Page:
SOC Analysts Finally Escape The Shackles Of Bad UX


Detection and response everything starts with the Security Operations Center (SOC). It serves as a launching point for many cybersecurity careers, where security analysts serve as apprentices to apprentices. Companies rely on security analysts to identify, classify, investigate, and respond to threats. According to our 2021 State of Enterprise Violation Report, 63% of companies surveyed in the last 12 months have been in breach, and it takes 37 days and an average of 4 2.4 million to recover from a breach. The numbers prove that SOC is important.

But security analysts consider themselves equipped with extremely inadequate equipment, considering criticism of the work they perform. When SOC analysts sit in chairs (swivels) for 8- to 12-hour shifts, before they ever see the opponent’s activity, their battle begins … they have to use technology and processes. These include sealed data, awesome integration, poorly integrated user interfaces from multiple acquisitions masquerading as platforms, and “expert systems” that are both difficult to use. And Hard to master.

That background has helped us identify new – and necessary – trends in security products and services that focus on improving the SOC overall and security analyst workflow: Analyst Experience (AX).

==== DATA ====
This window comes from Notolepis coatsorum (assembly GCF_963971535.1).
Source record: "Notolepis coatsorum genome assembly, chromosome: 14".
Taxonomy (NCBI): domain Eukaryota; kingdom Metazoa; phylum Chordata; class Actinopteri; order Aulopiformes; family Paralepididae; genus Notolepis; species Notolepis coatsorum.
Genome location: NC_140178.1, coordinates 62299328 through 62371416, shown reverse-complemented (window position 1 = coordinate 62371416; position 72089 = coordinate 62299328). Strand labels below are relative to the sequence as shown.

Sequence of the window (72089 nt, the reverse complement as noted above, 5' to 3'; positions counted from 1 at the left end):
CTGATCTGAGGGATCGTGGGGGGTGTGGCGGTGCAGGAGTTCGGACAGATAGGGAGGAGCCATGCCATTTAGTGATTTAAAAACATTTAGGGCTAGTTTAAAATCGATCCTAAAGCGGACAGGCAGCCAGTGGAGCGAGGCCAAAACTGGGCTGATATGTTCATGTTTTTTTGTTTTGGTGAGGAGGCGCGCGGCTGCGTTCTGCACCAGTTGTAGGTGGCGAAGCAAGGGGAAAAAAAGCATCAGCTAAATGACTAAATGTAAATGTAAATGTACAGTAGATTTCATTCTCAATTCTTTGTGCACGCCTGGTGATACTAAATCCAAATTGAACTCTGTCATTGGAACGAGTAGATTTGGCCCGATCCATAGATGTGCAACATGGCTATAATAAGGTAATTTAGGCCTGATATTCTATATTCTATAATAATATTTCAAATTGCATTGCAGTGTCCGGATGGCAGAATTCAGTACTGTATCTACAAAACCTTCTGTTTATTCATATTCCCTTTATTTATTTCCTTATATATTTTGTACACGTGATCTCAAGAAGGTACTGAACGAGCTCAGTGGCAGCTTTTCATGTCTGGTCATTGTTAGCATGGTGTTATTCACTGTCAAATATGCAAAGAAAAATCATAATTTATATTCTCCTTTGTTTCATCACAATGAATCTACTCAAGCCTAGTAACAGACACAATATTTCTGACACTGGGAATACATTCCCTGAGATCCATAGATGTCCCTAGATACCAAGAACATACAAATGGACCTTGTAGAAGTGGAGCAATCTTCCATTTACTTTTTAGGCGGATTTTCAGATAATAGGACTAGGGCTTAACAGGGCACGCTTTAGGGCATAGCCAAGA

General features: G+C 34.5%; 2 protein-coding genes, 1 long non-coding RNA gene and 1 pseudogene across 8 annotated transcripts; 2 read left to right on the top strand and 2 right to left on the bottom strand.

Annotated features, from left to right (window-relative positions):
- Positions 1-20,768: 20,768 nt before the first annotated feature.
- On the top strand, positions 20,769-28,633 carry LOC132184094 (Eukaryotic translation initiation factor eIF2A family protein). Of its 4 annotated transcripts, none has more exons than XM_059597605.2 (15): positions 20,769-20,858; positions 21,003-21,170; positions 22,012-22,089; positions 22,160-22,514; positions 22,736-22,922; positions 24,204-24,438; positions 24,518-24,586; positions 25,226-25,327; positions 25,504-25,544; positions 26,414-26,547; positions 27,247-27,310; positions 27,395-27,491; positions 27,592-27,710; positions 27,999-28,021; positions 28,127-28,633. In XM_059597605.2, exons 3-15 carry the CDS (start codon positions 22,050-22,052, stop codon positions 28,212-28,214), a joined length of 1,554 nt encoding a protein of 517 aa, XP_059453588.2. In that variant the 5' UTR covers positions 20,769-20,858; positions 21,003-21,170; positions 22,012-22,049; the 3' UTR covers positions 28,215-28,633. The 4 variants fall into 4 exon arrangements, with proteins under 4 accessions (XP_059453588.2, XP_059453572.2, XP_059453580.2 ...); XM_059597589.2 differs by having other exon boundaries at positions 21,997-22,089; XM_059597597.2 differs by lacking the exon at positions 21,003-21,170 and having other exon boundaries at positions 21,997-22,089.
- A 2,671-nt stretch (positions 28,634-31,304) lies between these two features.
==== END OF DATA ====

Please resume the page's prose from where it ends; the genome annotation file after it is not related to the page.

Forrester defines analyst experience:

Security analysts’ perception of their interaction with a specific security product, service and process across different workstreams.

AX builds on a long history of user experience (UX), customer experience (CX), and employee experience (EX). The Rise of Developer Experience (DX) provides a frame of reference for the Practitioner-Based Experience Framework, serving as a blueprint for AX.

AX dares to challenge the status quo with the following questions: What if the portal’s landing page is important for the salesperson during the demonstration, other than the starting point for sales engineers? Five components make up AX: discovery, exploration, classification, determination, and execution.

CX professionals create travel maps to understand the “reality of customers”. AX is the application of travel mapping practice to help security analysts understand their living reality. Each component applies to the journey of a security analyst when working on an event. This workflow exists for the two primary functions of security analysts, but is not limited to: detection and response. These functions include alerting, investigating incidents, confirming severity, making threats, and initiating response.

The AX on the SOC Tech Stack will feature AX: Endpoint Detection and Response (EDR) and Security Orchestration, Automation and Response (SOAR) are the areas where affiliation has begun. The advent of Extended Detection and Response (XDR) and Managed Detection and Response (MDR) predicts the effects of AX. And as we mentioned in our “Security Services Flywheel” blog that every product eventually turns into a service, we hope to see AX there as well.

Our upcoming threat victim research will demonstrate how AX can be incorporated into additional detection and response tasks.

To learn more about AX, see the full report: Analyst Experience (AX): Security Analyst finally avoids the shackles of bad UX.



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